Secret Africa by Lawrence G.; Green (book review)
My rating: 2 of 5 stars
I’ve been reading or re-reading quite a lot of books by Lawrence George Green lately, mainly because of my interest in family and local history, and I’ve been compiling an index to some of them. He is, or was, a raconteur and teller of travellers tales, which are often interesting and entertaining, if not always accurate. He was a journalist, and his books often read like a collection of newspaper features, which they probably are. He sometimes recycles stories, so that they appear in more than one of his books.
Secret Africa is one of his earlier books, and was rather disappointing. It was written before the Second World War, and reprinted in 1974, I thought I might index it, but discovered that there is nothing much worth indexing. Some chapters read like a lazy journalist’s rewrites of press releases, the sort of advertorials one sometimes sees on TV. The only thing interesting about them was that they are 80 years old, so one gets a view of a different period. The title, Secret Africa is misleading. There is nothing secret about most of it, it’s just PR stuff that people want you to know.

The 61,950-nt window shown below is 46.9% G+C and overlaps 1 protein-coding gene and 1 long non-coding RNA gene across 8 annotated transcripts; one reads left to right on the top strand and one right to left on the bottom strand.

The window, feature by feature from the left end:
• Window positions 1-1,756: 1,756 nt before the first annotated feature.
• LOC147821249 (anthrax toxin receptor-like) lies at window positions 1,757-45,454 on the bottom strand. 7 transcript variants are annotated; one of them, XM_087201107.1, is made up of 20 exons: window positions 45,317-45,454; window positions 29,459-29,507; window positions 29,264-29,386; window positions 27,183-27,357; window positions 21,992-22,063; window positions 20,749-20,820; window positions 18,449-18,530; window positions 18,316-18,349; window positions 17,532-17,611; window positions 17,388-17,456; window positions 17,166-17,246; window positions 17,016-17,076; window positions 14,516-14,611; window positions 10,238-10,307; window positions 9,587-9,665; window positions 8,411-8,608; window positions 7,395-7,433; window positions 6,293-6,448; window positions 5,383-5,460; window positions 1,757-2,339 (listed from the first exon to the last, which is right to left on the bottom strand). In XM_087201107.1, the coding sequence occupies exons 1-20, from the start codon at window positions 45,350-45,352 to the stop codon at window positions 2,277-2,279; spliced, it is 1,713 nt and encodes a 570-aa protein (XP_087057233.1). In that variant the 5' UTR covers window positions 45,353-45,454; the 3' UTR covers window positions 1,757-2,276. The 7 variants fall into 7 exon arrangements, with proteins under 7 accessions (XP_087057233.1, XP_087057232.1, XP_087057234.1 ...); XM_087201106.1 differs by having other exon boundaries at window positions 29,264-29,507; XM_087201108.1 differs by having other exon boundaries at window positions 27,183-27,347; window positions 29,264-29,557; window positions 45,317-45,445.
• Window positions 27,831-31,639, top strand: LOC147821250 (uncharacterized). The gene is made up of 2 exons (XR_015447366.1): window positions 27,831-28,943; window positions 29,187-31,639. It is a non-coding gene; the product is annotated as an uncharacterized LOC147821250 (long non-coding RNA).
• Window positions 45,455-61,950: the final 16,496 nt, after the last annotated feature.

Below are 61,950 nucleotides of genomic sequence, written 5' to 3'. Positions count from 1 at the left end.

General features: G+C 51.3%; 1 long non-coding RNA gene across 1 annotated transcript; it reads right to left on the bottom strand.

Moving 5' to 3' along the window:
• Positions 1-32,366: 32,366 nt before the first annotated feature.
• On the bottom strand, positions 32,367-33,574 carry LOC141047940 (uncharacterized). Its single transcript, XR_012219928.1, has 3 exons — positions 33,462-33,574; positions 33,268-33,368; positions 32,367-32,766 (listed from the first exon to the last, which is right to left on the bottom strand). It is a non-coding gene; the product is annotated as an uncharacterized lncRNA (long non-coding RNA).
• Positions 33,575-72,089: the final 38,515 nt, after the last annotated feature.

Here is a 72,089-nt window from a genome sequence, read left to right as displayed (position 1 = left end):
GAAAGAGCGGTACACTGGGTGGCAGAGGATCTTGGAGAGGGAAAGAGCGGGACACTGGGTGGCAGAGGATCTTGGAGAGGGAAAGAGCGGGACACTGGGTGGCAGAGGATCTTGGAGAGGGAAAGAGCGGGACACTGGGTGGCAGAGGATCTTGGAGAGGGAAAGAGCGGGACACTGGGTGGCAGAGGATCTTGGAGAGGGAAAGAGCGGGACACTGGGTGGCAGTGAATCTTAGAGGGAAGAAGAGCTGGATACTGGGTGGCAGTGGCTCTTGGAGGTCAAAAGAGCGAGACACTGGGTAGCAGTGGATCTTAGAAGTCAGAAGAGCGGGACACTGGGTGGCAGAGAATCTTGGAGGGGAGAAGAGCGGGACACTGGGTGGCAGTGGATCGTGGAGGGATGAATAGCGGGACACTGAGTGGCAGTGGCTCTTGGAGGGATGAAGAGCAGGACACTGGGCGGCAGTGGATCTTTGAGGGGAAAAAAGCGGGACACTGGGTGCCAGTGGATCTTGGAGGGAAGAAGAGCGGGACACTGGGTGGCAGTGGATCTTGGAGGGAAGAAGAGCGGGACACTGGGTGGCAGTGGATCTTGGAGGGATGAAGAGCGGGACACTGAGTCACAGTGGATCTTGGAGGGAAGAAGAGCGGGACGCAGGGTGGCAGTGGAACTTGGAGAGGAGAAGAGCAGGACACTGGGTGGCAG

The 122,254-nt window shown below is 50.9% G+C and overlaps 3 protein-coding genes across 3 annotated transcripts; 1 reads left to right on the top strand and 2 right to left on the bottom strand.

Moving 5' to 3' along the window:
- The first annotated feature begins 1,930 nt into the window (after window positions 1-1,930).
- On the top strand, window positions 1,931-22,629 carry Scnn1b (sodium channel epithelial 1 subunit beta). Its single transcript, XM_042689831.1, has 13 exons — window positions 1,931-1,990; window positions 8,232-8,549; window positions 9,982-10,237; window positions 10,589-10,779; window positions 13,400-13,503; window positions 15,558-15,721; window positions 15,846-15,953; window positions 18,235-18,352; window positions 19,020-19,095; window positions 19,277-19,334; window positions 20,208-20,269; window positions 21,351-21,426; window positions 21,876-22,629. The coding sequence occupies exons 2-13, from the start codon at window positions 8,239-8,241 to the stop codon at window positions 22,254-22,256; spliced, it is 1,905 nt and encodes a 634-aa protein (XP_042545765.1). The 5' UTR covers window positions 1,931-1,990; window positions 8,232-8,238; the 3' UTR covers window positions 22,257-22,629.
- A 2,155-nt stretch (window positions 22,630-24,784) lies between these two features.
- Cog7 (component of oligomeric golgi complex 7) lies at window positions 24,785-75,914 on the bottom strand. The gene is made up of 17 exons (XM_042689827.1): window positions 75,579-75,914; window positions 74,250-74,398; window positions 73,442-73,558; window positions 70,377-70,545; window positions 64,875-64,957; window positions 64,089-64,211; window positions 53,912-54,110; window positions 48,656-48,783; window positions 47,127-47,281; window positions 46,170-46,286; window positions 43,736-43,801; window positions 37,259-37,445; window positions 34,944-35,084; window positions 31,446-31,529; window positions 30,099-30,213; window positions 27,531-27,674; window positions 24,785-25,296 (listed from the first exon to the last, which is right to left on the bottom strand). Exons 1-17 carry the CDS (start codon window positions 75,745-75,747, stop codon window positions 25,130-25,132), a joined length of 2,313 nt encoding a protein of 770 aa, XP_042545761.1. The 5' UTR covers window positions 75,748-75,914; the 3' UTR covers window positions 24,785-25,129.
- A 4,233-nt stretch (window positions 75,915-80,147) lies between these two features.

Even the more personal chapters — a description of a trip to Mauritius, for example — have the feeling of plugging a message from the sponsor, and are full of racism and snobbery as well.
The final chapter, a description of gold mining in Johannesburg, is full of statistics, so that it reads in places like a company report — how many tons of ore it takes to produce an ounce of gold, how much bars of gold were worth, how much it cost to sink a shaft, and of course the marvelous accommodation, food, recreational and healthcare facilities provided by the benevolent mining companies for their native mineworkers. Perhaps I’m unduly cynical about this, because at the same time I’ve been reading the biography of Walter and Albertina Sisulu by their daughter-in-law Elinor Sisulu, which describes how they helped to organise a miners’ strike to protest against the poor housing, pay, food and all the other stuff that Green praises from the PR blurb.
Lawrence George Green‘s best work was written in the 1950s and 1960s, and his earlier and later work seems to be dreck. This one definitely falls into that category. It seems to have been written before he hit his stride, and in the later ones he seems to be coasting on empty.